Once upon a time, China was a happy place for trademark trolls, those dreadful, monstrous creatures who squat upon trademarks over which they have no legitimate rights. The malevolent spawn of a midnight union between greed and China’s first-to-file trademark registration system, the trademark trolls happily roamed China’s quiet countryside in broad daylight, frightening foreign investors at every turn. Usurping the trademark rights of others did not satiate the trademark trolls’ appetite for evil, oh no. The trolls used their ill-gotten trademark registrations to help them bring counterfeit goods to markets in many ports throughout the world. Sometimes they were even bold enough to file malicious infringement suits against legitimate foreign owners of trademarks the trolls had fraudulently registered in China. This dark time of sorrow and suffering lasted many years, and, for many years, Chinese trademark law behaved like the smallest Billygoat Gruff in the old folktale: when confronted by the troll hoards, it acknowledged their existence, placated them with mere words, and then scampered away to safe pastures while allowing the trolls to continue their pernicious work.

But the dark days of the squatting troll hoards may be done. On August 30, 2013, the Standing Committee of the National People’s Congress forged a gleaming amendment to China’s Trademark Law which China intends to wield against the trademark trolls in at least two significant ways. First, for the first time in history, good faith has become a prerequisite for the filing of an application to register a trademark in China. This means that legitimate foreign mark owners whose marks have been usurped by a squatting troll will have a new legal basis on which to attempt to cancel the squatting registration. More to this, the amended law extends the honest and trustworthy principle to Chinese filing agencies and attorneys, who will no longer have the right to file an application for trademark registration if they know or should have known that the applicant is a squatting troll disregarding the legitimate rights of others. Attorneys and agents who ignore this provision can face administrative fines, bad credit reports, restrictions against representing clients before the Chinese trademark office and even license suspension and revocation. Second, and also for the first time in history, Chinese trademark law will give legal recognition to prior use-based trademark rights, which, under the new amendment, cannot be supplanted by a later registration.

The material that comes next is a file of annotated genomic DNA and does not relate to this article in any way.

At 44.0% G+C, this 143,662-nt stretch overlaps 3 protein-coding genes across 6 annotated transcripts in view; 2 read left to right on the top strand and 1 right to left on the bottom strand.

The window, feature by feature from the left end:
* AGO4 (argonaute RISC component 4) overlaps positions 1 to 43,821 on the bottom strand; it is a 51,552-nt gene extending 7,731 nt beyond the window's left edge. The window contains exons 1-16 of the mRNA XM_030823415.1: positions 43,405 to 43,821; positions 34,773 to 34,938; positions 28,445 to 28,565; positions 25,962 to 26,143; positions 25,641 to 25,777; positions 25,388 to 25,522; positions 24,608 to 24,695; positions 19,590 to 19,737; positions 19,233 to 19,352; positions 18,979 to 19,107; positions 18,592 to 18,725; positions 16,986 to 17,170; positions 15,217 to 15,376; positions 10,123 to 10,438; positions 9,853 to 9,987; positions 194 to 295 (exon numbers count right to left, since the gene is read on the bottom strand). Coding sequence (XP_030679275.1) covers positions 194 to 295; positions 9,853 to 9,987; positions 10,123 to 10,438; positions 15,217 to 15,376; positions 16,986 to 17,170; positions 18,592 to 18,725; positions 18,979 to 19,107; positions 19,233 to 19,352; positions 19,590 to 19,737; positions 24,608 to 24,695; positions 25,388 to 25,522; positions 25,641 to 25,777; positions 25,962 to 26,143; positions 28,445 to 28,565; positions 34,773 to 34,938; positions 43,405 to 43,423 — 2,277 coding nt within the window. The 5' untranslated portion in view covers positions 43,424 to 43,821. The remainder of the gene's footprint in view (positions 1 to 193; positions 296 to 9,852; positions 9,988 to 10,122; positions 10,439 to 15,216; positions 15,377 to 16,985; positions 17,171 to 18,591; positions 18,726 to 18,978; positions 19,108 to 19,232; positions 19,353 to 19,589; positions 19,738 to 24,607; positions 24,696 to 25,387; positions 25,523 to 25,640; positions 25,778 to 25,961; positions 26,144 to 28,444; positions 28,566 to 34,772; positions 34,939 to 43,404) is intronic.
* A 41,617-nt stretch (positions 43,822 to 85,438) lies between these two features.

For U.S. trademark owners, who are used to operating in a market in which trademark ownership rights can only be created through the use, a first-to-file system like China’s, in which trademark ownership rights descend upon the person who wins the race to the trademark office, can be bewildering, and many U.S. trademark owners are surprised to learn that the number of first-to-file jurisdictions on the planet outnumber the jurisdictions having first-to-use systems. Both systems have their strengths and flaws. In a first-to-file jurisdiction, it is generally much easier to do an availability search to determine whether a trademark is available or whether it will create conflict with other mark owners, but the trademark register inevitably contains illegitimate registrations which are costly to remove. In a first-to-use system like that of the United States, in which common law unregistered marks are protected by both state and federal law, it can be much more difficult to determine whether a certain mark is going to be available without risk of creating conflict, but – and this is a good public policy – what is really happening in the marketplace is more important for determining trademark ownership rights than what may or may not be happening in the Trademark Office.

The unfamiliarity of many U.S. trademark owners with China’s first-to-file system, combined with their fears about counterfeiting and other practices of the trademark trolls, have frequently had a chilling effect on U.S. business investment in China. But this year, with the new trademark amendment, China is taking significant steps to create a protective environment for foreign business investors who want to launch or expand their brands in China. The new amendment takes effect in May of 2014. Squatting troll hoards beware: the biggest Billygoat Gruff has just stepped onto the bridge.